Holiday annexes stay out of council tax charges

25 Aug 23

LGA lobbies government on business rates and council tax changes

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Air BnB annexes will remain exempt from reforms to council tax.

Councils have told the government that a second homes premium need not be applied to furnished buildings next to a main residence.

The LGA said cabins or outhouses converted for Air BnB lets could stay as part of the main property’s tax liability.

The advice came in a consultation response to new powers in the Levelling Up and Regeneration Bill to charge a second homes premium.

According to the ONS, there are more than 257,000 hosts operating in the UK. They welcomed a total of 8.4 million guests into their accommodation in 2020.

Although in major cities there are concerns that housing is being turned into temporary lettings, in some rural areas they are critical to sustaining poorer communities through tourism.

The LGA said: “We agree that the policy objective of the second homes premium is not to change the status of furnished annexes which are being used as part of an adjacent sole or main residence. However, this should not apply to a furnished annex where the main residence is elsewhere.”

Councils told the government they want certainty so they can properly set charges and also flexibility to reflect local circumstances.

Two other critical issues are related to empty properties due to either the death of the occupant or building work.

Concerns have been raised by owners that due to labour and material shortages, plus delays in the planning system due to the Covid-19 backlog, people having to move out due to renovations were paying excess.

The LGA said: “Councils will want to take account of all the circumstances surrounding major repairs before deciding whether to apply the premium.  Some major repairs may be complete before six months and councils should have discretion to apply the premium if that is the case.”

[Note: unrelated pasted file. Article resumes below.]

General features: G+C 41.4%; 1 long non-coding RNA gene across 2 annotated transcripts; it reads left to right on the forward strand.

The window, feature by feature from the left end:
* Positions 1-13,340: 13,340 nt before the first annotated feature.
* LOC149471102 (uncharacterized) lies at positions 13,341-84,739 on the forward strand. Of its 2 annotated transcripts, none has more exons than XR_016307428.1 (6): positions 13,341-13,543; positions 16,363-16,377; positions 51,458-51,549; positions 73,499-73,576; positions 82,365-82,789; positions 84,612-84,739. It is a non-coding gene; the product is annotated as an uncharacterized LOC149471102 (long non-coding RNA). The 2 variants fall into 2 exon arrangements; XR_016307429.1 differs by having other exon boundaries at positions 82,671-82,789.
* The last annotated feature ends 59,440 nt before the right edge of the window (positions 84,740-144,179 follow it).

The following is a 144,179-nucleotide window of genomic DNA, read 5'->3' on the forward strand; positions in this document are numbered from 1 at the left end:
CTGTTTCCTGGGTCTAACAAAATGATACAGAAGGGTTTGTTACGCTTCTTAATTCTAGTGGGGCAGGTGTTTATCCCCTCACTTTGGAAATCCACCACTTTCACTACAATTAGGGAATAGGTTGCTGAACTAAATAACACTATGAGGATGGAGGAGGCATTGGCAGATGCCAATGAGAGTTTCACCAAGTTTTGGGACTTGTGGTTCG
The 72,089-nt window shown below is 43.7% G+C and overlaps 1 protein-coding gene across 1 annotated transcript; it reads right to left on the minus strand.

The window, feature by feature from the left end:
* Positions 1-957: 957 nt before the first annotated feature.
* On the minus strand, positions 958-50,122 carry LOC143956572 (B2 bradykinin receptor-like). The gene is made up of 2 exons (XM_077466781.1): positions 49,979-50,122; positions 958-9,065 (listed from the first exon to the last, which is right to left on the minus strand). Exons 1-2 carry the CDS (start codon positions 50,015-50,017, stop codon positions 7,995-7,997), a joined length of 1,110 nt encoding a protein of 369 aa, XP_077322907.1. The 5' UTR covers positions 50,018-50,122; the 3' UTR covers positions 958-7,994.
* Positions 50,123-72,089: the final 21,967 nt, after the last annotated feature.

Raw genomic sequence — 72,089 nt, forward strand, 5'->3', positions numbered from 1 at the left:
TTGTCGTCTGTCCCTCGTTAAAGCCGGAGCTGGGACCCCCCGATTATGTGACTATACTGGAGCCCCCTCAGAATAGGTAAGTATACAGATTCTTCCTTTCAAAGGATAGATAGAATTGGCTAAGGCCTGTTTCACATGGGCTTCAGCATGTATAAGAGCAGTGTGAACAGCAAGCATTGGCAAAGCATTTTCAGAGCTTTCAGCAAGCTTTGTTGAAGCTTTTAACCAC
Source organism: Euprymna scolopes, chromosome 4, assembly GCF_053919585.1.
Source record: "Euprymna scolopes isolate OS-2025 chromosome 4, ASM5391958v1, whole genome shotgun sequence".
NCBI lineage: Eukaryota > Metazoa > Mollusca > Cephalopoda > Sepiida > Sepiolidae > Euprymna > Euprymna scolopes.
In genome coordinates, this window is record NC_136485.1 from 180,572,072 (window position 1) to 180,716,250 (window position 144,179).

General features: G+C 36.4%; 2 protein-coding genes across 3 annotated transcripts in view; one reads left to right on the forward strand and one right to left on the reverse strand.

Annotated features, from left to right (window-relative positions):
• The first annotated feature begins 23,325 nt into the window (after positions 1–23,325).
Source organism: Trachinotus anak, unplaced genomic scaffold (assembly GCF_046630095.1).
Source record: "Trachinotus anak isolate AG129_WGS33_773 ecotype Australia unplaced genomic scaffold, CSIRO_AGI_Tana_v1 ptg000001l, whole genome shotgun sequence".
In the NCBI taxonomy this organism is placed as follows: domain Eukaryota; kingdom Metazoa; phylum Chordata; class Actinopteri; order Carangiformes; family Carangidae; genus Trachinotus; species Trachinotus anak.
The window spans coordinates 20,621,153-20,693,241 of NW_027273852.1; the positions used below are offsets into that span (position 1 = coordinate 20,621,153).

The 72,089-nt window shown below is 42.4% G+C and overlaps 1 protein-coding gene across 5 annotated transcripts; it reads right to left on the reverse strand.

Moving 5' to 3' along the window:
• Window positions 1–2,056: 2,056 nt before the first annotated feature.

The council tax submission to Whitehall officials was part of a local funding response that also including feedback on business rates improvement relief draft regulations.

Councils will have to work with the Valuation Office Agency (VOA) on issues such as checking whether business premises are occupied.

The LGA commented that councils should, according to Whitehall rules, be given new funding to meet this extra duty: “Applying the new relief will be a new burden for billing authorities including liaising with the VOA on the qualifying works certificate and carrying out the occupation check. The new burdens procedure should apply to this to ensure councils are fully compensated both for the costs of the relief and for any administrative costs incurred.”

With attention now shifting to the last autumn statement before the general election, there was also a pointed reminder to chancellor Jeremy Hunt to honour a commitment.

It said: “The government said in the 2021 Autumn Budget and Spending Review that local authorities would be fully compensated for the business rates measures including the new improvement relief.

“We look forward to further detailed conversations with the government on how this will be implemented, including any implications for Business Rates Retention. We would expect this relief to be dealt with in the same way as other reliefs granted since 2013/14 are dealt with.” 

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